9
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Starting at 1-TET, give equal temperaments that have better and better approximation of the perfect fifth(just ratio 3/2). (OEIS sequence A060528)

The formal description of the sequence, copied from the OEIS:

A list of equal temperaments (equal divisions of the octave) whose nearest scale steps are closer and closer approximations to the ratios of two tones of musical harmony: the perfect 4th, 4/3 and its complement the perfect 5th, 3/2.

Note that by symmetry, the perfect fourth doesn't matter.

Let's say we know that 3 is in the sequence. The frequencies in 3-TET are:

2^0, 2^⅓, 2^⅔

Where 2^⅔ is the closest logarithmic approximation of 3/2.

Is 4 in the sequence? The frequencies in 4-TET are:

2^0, 2^¼, 2^½, 2^¾

Where 2^½ is the closest approximation of 3/2. This is not better than 2^⅔, so 4 is not in the sequence.

By similar method, we confirm that 5 is in the sequence, and so on.

When given an integer n as input, the output must be the first N numbers of the sequence in order. For example, when n = 7, the output should be:

1 2 3 5 7 12 29

Sequence description by xnor

The irrational constant \$ \log_2(3) \approx 1.5849625007211563\dots\$ can be approximated by a sequence of rational fractions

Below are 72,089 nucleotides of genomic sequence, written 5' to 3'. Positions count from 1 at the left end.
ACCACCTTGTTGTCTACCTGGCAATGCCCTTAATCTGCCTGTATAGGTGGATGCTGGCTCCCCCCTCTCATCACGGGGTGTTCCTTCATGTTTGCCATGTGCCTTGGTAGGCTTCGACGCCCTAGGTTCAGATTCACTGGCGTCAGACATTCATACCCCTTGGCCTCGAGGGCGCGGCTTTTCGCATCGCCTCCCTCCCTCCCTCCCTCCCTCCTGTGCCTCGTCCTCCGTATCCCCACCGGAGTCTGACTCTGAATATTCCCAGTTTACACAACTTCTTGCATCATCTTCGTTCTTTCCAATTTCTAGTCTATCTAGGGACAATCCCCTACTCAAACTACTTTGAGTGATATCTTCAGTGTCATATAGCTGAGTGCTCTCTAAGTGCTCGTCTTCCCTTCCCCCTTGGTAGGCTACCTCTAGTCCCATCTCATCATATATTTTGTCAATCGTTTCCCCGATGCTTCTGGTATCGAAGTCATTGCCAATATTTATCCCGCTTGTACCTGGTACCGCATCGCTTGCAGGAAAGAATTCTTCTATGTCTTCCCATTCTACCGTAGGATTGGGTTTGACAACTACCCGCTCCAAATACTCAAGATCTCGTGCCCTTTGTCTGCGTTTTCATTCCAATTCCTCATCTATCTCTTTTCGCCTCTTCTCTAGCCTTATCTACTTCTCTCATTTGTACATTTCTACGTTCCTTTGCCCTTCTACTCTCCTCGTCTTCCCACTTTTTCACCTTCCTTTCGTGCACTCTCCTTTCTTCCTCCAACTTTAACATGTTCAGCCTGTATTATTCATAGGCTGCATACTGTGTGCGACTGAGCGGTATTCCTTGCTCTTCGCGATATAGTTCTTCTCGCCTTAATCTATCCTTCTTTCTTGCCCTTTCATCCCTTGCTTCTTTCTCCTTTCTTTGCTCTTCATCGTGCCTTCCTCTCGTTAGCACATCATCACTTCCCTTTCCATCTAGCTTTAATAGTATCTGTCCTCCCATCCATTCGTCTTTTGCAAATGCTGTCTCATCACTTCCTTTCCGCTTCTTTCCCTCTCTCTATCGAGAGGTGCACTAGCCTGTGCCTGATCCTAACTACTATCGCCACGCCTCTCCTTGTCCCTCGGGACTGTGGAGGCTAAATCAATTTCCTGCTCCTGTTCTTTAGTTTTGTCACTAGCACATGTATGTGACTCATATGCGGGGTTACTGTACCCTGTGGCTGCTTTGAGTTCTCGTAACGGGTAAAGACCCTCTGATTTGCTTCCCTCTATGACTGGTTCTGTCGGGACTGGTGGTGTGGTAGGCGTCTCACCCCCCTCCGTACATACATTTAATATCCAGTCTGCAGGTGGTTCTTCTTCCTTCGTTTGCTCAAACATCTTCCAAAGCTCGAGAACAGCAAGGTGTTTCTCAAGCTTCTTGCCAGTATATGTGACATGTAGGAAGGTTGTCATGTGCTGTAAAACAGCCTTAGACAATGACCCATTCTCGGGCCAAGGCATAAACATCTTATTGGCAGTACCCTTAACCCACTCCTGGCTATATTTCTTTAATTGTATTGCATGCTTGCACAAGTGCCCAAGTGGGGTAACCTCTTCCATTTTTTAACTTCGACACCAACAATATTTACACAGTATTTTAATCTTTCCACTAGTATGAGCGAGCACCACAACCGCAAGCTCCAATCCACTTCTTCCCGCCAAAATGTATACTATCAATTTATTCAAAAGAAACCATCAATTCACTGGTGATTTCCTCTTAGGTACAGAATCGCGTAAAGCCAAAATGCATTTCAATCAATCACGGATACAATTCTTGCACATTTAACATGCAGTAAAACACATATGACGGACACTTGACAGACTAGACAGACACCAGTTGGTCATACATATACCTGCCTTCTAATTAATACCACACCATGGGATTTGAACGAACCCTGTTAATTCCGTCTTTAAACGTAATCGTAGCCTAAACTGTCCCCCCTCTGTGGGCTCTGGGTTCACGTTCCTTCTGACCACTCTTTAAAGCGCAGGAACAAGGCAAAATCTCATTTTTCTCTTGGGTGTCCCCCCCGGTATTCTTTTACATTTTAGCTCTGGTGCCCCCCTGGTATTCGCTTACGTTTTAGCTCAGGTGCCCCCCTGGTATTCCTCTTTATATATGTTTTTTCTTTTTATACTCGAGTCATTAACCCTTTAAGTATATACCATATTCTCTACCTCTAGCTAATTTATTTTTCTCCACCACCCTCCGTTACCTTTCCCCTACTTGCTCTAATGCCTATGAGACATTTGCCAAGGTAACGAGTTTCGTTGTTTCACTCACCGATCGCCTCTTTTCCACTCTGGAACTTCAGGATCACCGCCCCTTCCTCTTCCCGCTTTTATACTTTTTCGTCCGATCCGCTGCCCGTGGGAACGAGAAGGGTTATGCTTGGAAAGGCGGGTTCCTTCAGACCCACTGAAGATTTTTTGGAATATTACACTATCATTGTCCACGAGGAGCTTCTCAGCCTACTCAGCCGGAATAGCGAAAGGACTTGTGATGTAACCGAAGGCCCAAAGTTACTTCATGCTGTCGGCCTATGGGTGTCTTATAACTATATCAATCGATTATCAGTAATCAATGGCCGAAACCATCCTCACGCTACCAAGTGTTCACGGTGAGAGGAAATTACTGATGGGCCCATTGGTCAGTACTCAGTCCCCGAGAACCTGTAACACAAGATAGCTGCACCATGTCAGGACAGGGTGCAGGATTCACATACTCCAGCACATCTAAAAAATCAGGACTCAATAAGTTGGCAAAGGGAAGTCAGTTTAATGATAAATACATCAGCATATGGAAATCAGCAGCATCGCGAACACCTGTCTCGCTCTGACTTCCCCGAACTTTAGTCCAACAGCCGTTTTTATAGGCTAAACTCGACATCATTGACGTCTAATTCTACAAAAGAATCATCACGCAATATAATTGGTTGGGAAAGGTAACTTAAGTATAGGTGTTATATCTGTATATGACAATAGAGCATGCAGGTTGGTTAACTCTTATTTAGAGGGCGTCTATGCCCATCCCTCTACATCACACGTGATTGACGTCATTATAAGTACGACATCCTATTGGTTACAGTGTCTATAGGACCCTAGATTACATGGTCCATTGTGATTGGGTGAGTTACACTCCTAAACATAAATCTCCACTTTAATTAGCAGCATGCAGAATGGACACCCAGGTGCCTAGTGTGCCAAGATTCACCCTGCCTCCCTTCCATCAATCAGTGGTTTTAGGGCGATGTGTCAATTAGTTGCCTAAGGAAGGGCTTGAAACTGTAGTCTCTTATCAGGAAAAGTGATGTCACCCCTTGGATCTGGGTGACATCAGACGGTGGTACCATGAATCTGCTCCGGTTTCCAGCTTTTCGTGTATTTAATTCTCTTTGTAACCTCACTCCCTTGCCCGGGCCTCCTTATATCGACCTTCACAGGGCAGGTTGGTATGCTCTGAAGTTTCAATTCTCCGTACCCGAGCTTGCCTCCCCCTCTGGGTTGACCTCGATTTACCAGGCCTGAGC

$$ \frac{2}{1}, \frac{3}{2}, \frac{5}{3}, \frac{8}{5}, \frac{11}{7}, \frac{19}{12}, \frac{46}{29}, \dots$$

A fraction is included in the sequence if it's the new closest one by absolute distance \$ \left| \frac{p}{q} - \log_2(3)\ \right|\$, that is, closer than any other fraction with a smaller or equal denominator.

Your goal is to output the first \$n\$ denominators in order. These are sequence A060528 (table). The numerators (not required) are given by A254351 (table)

Rules:

  1. Do not import the sequence A060528 directly.
  2. The format doesn't matter as long as the numbers are distinguishable. In the example above, the output can also be:

    [1,2,3,5,7,12,29]

  3. As this is a code-golf, the shortest code in bytes wins.

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  • 5
    \$\begingroup\$ Hi and welcome to Code Golf SE! We require that all challenges be self-contained, so a description here of the sequence would be a great help. \$\endgroup\$ – AdmBorkBork Sep 24 at 21:54